The wearables revolution isn’t going as planned. By now we’re supposed to all be tracking our steps via our wrist, checking our social feeds with head-mounted computers and basically using our smartphones as modems for our body-mounted technology.
It hasn’t worked like that. So Google is stepping in with Android Wear a smartwatch variant of Android that ties watches to phones and makes them notification centers. Unlike Google Glass, it’s the wearable the search giant could get the public to actually buy.
F**k it, we'll do it live!
The LG G Watch is one of the first watches (along with the Samsung Gear Live and Moto 360) to use Google’s latest mobile operating system. While it’s a good first try at making you glance at your wrist instead of pulling a phone out of your pocket, it’s not something you want to tote around town.
Of the three first-generation watches featuring Android Wear, the LG G Watch is, well, not the ugliest. Ugly is a harsh term. Let’s say, it’s the least likely to get any oohs and ahhs from your friends. While the Samsung has a flourish of silver around its base to help it blend into the band and the Moto 360 looks like the Swatch of smartwatches, the LG G Watch reminds me of the Casio Calculator watches of the 1980s.
The watch is just a little too thick and wide. While it didn’t look huge on my arm, I’m over six feet tall and weigh 200 pounds. This is definitely not a watch built for female wrists. It doesn’t help that that the watch doesn’t contour to your wrist like the Gear Live. It just sits awkwardly, defying the curves of the human body.
A watch should be an accessory that you’re proud to show off. The LG G Watch is not that accessory. But beyond fashion preferences and industrial design, there are technical shortcomings.
First there’s the screen. It’s a 1.65-inch, 280×280 IPS LCD Display with 240 ppi. It’s not horrible, but after spending the last few years looking at gloriously high resolution displays on smartphones and tablets, the watch’s display feels like it’s from five years ago — unless you’re looking at a photo, then it’s from eight years ago.
And if you go outside, you need to run up that screen brightness, otherwise the glare of the sun makes the watch unusable.
While using the watch you should be able to lift it to your face for the screen to turn on and the device to start listening for “Ok Google.” But the feature is completely hit or miss, most of the time miss. When it did initiate, it was like I had won something or figured out the secret handshake. I could very rarely recreate the movement — except when the watch’s display would pop on constantly while I was driving on the freeway due to road vibration.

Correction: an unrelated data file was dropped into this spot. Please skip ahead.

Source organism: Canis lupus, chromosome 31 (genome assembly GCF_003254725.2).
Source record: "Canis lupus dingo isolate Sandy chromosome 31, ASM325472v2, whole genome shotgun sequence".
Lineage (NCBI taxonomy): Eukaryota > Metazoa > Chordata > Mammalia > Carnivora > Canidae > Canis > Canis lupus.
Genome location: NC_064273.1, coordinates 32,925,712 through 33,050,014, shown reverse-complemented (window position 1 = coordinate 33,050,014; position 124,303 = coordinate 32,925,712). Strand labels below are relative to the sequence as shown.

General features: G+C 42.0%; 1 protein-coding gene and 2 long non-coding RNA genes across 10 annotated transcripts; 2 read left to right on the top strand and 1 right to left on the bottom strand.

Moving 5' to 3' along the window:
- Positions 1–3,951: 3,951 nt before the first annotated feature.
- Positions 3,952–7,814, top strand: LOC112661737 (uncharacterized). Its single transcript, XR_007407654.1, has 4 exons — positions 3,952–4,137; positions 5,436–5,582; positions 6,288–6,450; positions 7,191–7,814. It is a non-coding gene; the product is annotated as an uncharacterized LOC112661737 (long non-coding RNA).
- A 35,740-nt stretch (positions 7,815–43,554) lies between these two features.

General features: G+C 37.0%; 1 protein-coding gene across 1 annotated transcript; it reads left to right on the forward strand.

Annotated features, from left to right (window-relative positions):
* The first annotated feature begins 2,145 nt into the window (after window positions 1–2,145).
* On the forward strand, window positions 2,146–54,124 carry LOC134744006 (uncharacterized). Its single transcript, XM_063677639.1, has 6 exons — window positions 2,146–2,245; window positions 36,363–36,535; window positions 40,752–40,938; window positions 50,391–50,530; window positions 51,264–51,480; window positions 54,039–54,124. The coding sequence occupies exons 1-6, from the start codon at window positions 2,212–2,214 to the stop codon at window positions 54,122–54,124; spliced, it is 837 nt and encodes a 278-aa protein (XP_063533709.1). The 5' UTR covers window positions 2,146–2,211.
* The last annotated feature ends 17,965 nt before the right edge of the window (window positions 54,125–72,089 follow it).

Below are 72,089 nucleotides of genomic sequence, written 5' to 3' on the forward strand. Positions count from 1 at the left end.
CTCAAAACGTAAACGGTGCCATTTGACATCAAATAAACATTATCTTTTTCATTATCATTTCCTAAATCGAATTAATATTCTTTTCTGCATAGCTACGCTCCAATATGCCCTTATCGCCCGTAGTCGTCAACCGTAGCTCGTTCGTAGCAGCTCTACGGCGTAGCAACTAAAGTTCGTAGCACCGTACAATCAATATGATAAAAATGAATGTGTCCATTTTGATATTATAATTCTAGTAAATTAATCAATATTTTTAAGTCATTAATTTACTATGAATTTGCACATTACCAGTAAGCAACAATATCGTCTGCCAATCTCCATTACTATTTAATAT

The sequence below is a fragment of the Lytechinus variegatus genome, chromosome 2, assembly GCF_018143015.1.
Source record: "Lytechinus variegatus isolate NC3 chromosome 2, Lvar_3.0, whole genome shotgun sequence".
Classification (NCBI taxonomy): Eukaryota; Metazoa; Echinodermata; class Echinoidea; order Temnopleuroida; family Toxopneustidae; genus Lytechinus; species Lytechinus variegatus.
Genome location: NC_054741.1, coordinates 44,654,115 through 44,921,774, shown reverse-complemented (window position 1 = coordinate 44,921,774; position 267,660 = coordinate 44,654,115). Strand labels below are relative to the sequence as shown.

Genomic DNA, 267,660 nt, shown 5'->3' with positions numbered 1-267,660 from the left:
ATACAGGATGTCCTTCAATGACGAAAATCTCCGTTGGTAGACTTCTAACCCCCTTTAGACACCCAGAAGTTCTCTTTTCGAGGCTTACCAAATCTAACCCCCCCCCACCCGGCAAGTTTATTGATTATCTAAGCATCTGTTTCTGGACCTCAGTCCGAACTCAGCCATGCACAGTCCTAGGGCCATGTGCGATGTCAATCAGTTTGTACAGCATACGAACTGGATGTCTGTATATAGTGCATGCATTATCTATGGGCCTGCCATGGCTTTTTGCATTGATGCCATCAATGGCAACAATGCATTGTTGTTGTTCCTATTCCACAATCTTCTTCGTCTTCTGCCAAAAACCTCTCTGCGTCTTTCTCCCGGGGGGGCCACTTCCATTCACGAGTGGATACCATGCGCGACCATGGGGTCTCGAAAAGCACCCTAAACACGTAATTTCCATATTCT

The battery lasted about as long as a typical smartphone, and in some instances longer. The charger, while not made for travel because of its small size and nondescript “black rectangle” design, works great thanks to the magnets that keep it in place even when your cat is determined to move everything on your desk.
To be fair, the watch is still better than almost every smartwatch that has come before it. But it wasn’t launched in a Android Wear vacuum. The Samsung Gear Live has a better display and heart-rate monitor (but worse battery life), while the Moto 360 just looks amazing. The biggest fault for the G Watch is that it’s new. Like any first product in an emerging space, its not quite ready for the general public. It’s taking the first steps for all the products that’ll follow it into a new market that could potentially change the way we interact not just with our phones, but with our cars, homes and potentially our work.
Unfortunately, at $229 ($30 more than the Samsung Gear Live) I can’t recommend the LG G Watch no matter how much it’ll help inform the future of wearables. If you absolutely, positively need an Android Wear device now, the Samsung Gear Live is worth a look, but you might want to wait for our review of the Moto 360 when it launches.
The LG G Watch is available for order now.